We enjoyed the ‘no-dress-code’ policy and hospitality very much, and although all crew members were quite nice and friendly, they were frequently a bit short of time as they had jobs to do, which did not include entertaining the passengers! On the bridge, where we always felt welcomed, we spent a lot of time studying the nautical charts, monitoring the radar screens, and watching the sunrises and sunsets. At night, the skies glittered with innumerable stars: it was so beautiful and so undisturbed by scattered light. Surprisingly, we did not see any animals in the ocean but, happily, also not much litter or polluted, oily waters.

Sailing in May and June was very smooth, with no rocking and rolling of the huge vessel, even with fairly high waves. The northern Indian Ocean lived up to its reputation as being calm, with no monsoon to cross our path. We usually had to cope with a stiff breeze when on deck; however, the air was always warm and so was the salty ocean water,  which was used to fill the small swimming pool, only for our convenience.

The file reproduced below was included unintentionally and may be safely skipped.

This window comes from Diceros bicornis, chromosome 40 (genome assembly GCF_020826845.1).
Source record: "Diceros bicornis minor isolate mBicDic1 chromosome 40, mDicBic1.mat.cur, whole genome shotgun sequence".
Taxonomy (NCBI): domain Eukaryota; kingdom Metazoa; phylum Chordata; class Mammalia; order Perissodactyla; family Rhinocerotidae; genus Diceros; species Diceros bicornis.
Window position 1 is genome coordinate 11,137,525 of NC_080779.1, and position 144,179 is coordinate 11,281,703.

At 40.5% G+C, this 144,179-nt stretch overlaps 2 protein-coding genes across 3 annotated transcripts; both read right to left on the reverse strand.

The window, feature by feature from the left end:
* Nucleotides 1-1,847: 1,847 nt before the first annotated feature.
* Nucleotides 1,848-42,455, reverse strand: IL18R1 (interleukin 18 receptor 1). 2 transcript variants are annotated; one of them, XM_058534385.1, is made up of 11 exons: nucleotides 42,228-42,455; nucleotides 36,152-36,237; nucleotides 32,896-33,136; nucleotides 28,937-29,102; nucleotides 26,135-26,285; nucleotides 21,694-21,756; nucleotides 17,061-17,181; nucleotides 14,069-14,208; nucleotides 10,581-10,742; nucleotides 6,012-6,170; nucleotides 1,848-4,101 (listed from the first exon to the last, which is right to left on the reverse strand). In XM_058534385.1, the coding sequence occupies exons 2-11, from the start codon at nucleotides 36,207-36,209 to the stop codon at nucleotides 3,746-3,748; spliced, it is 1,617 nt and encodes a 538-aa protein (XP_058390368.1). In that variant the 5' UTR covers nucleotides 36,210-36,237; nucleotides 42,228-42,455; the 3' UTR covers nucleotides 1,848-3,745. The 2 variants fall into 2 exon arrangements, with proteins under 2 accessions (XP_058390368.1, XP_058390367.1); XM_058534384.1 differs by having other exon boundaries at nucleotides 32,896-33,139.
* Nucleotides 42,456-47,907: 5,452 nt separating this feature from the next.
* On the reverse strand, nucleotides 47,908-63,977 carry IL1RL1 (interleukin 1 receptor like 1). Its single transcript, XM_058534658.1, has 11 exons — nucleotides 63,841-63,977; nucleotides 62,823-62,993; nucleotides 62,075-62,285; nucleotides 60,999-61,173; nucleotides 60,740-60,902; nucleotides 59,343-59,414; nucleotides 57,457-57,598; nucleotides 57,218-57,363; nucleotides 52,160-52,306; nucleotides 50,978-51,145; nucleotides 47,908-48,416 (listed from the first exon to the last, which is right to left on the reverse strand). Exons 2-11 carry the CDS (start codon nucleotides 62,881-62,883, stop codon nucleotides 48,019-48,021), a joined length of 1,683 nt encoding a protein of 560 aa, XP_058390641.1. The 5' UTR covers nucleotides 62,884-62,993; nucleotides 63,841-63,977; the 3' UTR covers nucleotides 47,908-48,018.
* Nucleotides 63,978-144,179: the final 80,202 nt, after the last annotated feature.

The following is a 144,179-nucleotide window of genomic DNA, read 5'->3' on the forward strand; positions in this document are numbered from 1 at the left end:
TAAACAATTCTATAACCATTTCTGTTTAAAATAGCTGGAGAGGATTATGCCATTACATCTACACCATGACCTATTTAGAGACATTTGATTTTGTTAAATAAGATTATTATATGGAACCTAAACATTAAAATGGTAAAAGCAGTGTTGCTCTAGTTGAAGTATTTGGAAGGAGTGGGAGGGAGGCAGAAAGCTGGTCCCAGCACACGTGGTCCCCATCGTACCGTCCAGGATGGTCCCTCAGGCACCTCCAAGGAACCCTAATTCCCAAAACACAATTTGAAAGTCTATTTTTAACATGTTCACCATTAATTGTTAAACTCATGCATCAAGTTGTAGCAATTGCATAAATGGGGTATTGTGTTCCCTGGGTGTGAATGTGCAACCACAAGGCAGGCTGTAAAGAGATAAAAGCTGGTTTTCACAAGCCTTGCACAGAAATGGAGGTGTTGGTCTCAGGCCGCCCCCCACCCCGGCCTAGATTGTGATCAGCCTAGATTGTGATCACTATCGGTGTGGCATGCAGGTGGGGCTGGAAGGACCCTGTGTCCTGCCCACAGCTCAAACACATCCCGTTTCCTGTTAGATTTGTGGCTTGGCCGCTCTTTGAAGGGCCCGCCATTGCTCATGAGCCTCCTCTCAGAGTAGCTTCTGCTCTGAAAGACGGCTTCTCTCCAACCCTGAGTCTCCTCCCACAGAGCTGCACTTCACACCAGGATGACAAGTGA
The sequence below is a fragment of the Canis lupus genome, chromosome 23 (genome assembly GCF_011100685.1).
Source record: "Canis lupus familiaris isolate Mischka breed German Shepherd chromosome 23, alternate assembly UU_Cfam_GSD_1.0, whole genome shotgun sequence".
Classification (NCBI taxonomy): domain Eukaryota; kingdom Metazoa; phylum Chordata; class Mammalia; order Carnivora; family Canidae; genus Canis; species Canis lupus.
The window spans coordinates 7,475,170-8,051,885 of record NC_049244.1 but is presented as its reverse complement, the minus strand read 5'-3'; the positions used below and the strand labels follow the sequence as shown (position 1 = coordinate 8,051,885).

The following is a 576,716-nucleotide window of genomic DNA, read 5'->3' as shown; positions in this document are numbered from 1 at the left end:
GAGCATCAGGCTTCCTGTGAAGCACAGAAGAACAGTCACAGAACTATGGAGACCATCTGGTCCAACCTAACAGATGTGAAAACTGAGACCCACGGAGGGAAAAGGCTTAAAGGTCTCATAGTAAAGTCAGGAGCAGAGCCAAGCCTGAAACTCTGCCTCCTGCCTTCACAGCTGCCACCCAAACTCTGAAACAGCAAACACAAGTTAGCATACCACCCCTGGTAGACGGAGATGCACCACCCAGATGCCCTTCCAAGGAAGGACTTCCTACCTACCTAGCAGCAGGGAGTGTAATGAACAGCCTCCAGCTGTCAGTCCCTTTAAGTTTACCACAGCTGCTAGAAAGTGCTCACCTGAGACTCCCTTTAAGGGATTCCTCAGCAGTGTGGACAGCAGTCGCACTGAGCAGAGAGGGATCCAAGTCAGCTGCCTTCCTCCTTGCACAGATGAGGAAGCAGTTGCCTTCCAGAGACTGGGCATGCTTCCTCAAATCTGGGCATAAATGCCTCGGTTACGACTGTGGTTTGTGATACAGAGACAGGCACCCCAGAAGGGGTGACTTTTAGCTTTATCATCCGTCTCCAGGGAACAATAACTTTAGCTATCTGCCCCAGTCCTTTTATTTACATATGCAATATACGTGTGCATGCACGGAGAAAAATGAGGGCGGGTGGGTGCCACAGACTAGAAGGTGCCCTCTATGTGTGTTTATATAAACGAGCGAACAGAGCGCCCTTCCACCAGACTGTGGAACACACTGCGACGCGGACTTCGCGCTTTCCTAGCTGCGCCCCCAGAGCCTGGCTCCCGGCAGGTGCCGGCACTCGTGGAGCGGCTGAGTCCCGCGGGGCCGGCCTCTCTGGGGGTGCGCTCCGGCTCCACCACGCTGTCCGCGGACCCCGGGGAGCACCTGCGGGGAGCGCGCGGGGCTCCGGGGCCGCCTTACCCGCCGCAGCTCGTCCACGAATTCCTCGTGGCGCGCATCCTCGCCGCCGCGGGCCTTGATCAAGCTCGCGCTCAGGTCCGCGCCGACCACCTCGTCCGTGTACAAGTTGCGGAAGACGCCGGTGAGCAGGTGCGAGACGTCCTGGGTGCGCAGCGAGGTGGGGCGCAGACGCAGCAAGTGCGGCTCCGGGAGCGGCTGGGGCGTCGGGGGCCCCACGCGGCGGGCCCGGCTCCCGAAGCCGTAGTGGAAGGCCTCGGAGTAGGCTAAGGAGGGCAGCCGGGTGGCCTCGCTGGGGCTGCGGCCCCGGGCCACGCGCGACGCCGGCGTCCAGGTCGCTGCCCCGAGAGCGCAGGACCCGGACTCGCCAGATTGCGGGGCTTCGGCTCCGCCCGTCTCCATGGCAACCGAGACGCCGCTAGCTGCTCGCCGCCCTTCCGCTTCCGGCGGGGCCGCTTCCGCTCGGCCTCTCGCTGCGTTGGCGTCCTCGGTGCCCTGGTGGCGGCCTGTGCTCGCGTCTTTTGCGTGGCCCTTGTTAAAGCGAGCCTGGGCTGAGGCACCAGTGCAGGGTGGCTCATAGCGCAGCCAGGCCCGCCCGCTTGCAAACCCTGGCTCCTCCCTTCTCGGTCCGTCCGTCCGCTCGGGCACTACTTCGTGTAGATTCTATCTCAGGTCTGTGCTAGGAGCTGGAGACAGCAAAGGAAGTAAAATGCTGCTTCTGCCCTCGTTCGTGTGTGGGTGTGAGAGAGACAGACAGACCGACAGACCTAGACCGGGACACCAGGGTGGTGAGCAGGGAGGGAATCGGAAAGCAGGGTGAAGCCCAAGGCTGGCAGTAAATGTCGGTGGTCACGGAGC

Believe it or not, our time on board was never boring. Quite the opposite, in fact, it was exciting, cutting straight across the Indian Ocean, and always so interesting to see the crew at their routine work, often with unfamiliar tools, or to listen to them talk of their experiences. We did not even find enough time to finish reading all the books we had taken with us or discovered in the relaxation room. And most nights, we fell sound asleep at 9pm, satisfactorily tired  and overwhelmed by the adventure of it all.